Granted, it needn’t be an either/or proposition, and one doesn’t have to suggest that the Corbys were flawless people in order to sink in the boot at the exploitative “journalism” that besieged them. Indeed, the show does point out that various people around Schapelle were at least somewhat complicit in their own treatment as media currency. But it's a messy and complicated set of questions to unpack, and is thus perhaps a story warranting a more insightful dramatisation, even if still in comedic musical form. One doesn’t want to discourage the early efforts of some clearly talented young theatre-makers, but this show has its origins as a piece devised for university performances, and it shows. Its approach to the topic would be fine as a series of revue sketches, but as a feature-length musical it requires further development.
One thing that this show certainly can’t be dinged for is the aforementioned talent on display. While the music is solid and the lyrics passably witty, the actors are much stronger, with an extremely energetic cast of seven whose polished performances belie the seemingly shoestring production values. Indeed, one might even say this is a cast worthy of better material, were it not for the fact that many of the actors are in fact the writers. So rather than castigate their shortcomings, let’s try to encourage their potential.
All the performers are strong, with Ruby Teys and Emily Kimpton particularly notable in their uproariously extreme comedic turns as, respectively, Schapelle’s sister Mercedes, and the dual roles of mother Rosleigh and Bali Nine cellmate Renae Lawrence. If one can put aside the question of whether the real-life women in question deserve to be represented so unsympathetically, these are undeniably hilarious performances by actors with excellent comic timing. Similarly eye-catching in two smaller roles was Jack Dodds as both preening “Knox Boy” journo Simon, and simpleton Corby brother Mick Junior.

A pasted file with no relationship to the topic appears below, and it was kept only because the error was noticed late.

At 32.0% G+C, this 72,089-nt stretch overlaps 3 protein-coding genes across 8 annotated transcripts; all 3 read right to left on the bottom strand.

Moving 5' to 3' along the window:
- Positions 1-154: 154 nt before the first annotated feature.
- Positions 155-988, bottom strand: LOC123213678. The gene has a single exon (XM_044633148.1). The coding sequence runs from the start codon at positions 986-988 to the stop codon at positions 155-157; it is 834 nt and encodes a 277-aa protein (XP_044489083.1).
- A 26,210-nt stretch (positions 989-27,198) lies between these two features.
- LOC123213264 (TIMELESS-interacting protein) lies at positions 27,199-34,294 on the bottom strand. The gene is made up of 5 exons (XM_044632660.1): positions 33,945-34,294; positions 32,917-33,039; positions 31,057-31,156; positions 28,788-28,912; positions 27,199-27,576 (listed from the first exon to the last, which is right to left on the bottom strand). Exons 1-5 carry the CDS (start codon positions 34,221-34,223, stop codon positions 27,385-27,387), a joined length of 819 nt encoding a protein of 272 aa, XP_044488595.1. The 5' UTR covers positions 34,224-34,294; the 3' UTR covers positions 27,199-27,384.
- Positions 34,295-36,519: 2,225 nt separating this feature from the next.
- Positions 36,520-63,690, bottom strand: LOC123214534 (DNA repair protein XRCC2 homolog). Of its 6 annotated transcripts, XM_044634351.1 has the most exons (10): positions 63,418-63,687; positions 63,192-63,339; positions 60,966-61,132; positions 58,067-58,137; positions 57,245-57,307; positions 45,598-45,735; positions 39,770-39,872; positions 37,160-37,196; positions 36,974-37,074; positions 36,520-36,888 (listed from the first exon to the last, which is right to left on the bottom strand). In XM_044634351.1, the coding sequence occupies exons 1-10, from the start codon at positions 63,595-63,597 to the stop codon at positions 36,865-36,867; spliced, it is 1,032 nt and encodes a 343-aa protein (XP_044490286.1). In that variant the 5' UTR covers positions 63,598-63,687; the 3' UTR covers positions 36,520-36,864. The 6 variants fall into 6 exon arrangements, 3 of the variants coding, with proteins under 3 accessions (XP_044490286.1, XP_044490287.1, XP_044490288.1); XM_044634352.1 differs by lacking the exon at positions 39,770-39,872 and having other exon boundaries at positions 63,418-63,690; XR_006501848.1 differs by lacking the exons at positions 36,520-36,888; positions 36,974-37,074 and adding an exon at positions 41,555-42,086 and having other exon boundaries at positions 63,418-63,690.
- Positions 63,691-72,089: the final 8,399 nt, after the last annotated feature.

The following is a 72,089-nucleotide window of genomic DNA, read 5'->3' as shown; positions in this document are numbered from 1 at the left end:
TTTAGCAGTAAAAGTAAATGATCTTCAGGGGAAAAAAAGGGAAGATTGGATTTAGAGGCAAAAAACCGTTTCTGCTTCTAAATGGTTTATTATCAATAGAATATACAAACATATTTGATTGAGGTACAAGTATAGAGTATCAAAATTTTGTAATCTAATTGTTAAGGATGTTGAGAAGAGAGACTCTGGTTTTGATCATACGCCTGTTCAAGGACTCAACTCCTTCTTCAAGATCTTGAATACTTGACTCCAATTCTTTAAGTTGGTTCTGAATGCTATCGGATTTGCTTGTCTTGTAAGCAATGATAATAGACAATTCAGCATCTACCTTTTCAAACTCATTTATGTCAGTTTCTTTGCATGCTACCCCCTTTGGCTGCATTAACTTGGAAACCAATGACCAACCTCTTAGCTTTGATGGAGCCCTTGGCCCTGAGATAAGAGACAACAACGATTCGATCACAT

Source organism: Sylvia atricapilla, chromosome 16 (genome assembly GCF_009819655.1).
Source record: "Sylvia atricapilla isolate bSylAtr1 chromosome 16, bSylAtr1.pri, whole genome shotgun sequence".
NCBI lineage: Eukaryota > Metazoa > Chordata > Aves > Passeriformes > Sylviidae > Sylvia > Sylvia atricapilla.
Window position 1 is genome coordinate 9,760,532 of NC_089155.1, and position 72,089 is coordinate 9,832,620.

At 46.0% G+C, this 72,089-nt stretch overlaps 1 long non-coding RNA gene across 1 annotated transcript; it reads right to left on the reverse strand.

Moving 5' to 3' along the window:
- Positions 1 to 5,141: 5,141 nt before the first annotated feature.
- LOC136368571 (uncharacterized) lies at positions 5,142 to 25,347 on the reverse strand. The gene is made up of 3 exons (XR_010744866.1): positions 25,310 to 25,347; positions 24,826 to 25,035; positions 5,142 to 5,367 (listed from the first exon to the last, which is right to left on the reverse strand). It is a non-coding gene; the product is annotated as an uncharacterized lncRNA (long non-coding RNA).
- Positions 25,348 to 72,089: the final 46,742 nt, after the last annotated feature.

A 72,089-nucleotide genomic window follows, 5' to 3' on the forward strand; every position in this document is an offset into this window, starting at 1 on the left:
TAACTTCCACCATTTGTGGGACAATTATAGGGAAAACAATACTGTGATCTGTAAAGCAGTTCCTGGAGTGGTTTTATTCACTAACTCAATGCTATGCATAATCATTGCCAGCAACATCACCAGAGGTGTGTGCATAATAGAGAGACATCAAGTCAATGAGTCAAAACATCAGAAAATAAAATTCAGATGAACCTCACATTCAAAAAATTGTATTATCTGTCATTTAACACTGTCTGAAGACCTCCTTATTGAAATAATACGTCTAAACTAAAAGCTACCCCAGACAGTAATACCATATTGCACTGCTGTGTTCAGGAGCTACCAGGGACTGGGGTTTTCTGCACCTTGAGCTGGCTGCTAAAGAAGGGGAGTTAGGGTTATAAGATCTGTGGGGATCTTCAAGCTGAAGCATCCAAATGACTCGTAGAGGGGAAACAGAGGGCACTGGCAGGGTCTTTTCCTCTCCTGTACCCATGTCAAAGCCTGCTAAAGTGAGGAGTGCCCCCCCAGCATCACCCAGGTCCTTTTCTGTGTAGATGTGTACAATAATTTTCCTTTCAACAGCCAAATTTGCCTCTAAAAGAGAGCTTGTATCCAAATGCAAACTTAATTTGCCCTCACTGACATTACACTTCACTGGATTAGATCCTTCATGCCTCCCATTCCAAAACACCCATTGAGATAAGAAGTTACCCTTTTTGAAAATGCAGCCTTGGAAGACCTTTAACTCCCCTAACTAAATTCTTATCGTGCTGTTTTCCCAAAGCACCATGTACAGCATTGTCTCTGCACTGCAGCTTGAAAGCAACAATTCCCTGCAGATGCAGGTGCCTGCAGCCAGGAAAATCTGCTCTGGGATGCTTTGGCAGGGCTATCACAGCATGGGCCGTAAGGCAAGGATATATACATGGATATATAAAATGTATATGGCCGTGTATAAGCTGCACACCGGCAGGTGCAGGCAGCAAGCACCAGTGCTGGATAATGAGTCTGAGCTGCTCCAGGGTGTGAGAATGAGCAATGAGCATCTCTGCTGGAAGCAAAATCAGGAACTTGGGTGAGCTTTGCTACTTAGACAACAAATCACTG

By comparison the rest of the talented cast seems almost restrained, and none moreso than Kelsi Boyden in the title role. Despite, or perhaps because of being afforded the closest thing in this bawdy show to a “straight man” part, Boyden gets to flex at least a little of her dramatic chops in addition to the comedic. She acquits herself well, escaping the text’s potential for Schapelle to merely become a cypher for how the narrative noncommittally frames her character.
One risks too self-seriously critiquing a show which is, quite clearly, not trying to take itself that seriously at all. There is a certainly a place for satire of public figures and the media nonsense that surrounds them, and it would seem from their sold-out short season and enthusiastic reaction of the attending crowd, that this material certainly has its audience. Perhaps a more considered approach to the less than cut-and-dried true story it is adapting would have been preferable, yet this is an undeniably funny and energetic show, provided that you can get on board with the tone at which it is pitched.
Piano Room Productions presents
by Music by Gabbi Bolt, Jack Dodds & Tim Hansen; Book by Jack Dodds, Abby Gallaway, Mitch Lourigan & Gareth Thomson; Lyrics by Jack Dodds, Tim Hansen & Garteth Thomson
Director Abby Gallaway
Venue: Fuse Box | Factory Theatre, 105 Victoria Road, Marrickville NSW
Dates: 31 July – 3 August 2019